by Rev. Dr. David Van Horn, President, Marshall Ministerial Alliance
In the Gospel of Matthew 18:22, we find the subject of forgiveness. The question arises about how many times must one forgive someone who has hurt me, abused me, exploited me? This is Simon Peter's question in the text. How many times? Would seven times be enough?
Peter thought that he was being generous. After all, the rabbis of his day taught that only three times were required. They said, "Forgive three times, but no the fourth." That was how they interpreted passages like Amos 1:3, "For three generations of Damascus, and for four, I will not revoke the punishment ..." Peter was taking what the rabbis commanded and multiplying it by two, and adding one more for good measure. Seven times, Peter thought, should be plenty enough forgiveness.
But it was't enough for Jesus. In answer to how many times we should forgive, Jesus said. " I tell you, not seven times, but seventy times seven." In other words, forgiveness is limitless. This is important because some of you reading this are probably thinking, "That's a lot; seventy times seven. But at least the four-hundred ninety-first time, I can bob him/her one real good."
I think we miss the point. There is to be no limit to our forgiveness. Forgiveness is at the heart of Christian faith. We are not to hold grudges, carry resentment or harbor bitterness. It is a tough teaching, but it is one of Jesus' most important teachings. It is at the center of everything we believe about Christ.
Refusing to forgive can be deadly. What is the alternative to refusing to forgive? Isn't it to carry around for a lifetime a feeling of bitterness, resentment and simmering hatred? Why would you do that to yourself?
Someone has once said that harboring resentments is like taking poison and waiting for the other person to die. Someone else has said that letting hatred simmer in us, eating at our emotions and our body, is like burning down our house to get rid of the rats. C.S. Lewis once observed that he has finally forgiven a man who has been dead for more that 30 years. Meanwhile, as oft been noted, the other person is out dancing. Why would you do that to yourself?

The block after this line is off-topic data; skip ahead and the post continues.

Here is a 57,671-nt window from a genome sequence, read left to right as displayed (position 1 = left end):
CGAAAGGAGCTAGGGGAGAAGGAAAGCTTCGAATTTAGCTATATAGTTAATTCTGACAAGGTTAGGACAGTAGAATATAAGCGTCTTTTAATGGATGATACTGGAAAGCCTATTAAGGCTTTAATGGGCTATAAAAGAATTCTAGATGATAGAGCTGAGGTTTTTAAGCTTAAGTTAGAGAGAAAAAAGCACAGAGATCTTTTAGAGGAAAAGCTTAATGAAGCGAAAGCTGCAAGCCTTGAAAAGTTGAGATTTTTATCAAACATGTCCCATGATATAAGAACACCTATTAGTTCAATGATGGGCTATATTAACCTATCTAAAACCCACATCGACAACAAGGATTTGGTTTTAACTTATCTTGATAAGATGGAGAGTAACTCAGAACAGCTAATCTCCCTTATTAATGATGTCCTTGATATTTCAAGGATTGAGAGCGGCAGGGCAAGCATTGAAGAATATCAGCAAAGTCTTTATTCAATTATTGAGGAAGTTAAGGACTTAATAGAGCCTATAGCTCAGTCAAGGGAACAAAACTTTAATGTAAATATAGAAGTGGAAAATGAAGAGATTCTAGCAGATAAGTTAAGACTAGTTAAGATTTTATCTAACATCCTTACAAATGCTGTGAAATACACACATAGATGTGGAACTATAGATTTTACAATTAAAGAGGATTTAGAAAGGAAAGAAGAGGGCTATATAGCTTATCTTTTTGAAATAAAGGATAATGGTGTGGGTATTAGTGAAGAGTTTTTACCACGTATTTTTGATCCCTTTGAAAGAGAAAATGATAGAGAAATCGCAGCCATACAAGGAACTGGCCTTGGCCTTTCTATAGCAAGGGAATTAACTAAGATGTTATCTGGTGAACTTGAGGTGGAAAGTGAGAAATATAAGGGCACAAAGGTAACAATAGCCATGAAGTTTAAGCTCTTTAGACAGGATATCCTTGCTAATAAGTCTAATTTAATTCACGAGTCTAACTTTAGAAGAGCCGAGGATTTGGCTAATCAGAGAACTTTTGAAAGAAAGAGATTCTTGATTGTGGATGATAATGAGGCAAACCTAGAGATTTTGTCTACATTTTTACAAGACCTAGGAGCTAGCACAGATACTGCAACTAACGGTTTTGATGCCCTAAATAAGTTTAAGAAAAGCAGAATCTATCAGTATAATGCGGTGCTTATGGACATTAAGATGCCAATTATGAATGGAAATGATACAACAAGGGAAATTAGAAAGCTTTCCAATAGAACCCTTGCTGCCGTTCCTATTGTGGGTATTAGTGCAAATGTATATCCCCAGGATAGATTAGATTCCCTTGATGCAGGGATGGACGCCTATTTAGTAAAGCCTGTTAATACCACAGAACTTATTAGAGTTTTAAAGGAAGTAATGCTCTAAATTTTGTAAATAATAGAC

When we carry anger and resentment toward someone else, the person we really hurt is ourselves. Philip Yancey writes: "Not to forgive imprisons me in the past and locks out all potential for change. I thus yield control to another, my enemy, and doom myself to suffer the consequences of the wrong." I once heard an immigrant rabbi make an astonishing statement, "Before coming to America, I had to forgive Adolf Hitler," he said. "I don't want to bring Adolf Hitler inside me to my new country."
"We forgive not merely to fulfill some higher law of morality, we do it for ourselves. I fear sometimes that we regard forgiveness as something we do for God, or something to do because it is the nice thing to do. All of that may be true, but forgiveness is ultimately a gift we give ourselves. We need to purge ourselves of our negative feeling toward a co-worker, family member, an ex-spouse who has hurt us -- for our own well-being.
Forgiveness is a choice. You do not have to carry around feelings of bitterness, resentment and anger. You can choose to forgive. That's important for us to understand. It is possible to forgive another person. We can choose to forgive.
Colossians 3:13 says, "Forbearing one another, and forgiving one another, if any man have a quarrel against any" even as Christ forgave you, so you do ye."
This is to say that we are to model our forgiveness on God's forgiveness of us. This can be a hard teaching for many people. Sometime our hurt can go so deep, we feel we cannot let go of it. But we can -- and we must for our own well-being. With much prayer and a clear commitment to it, we can forgive as we have been forgiven.
"How may times may my sister or brother sin against me, and I forgive them?" asked Peter. " As many as seven times?" Jesus answered him, "I tell you, not seven times, but seventy times seven."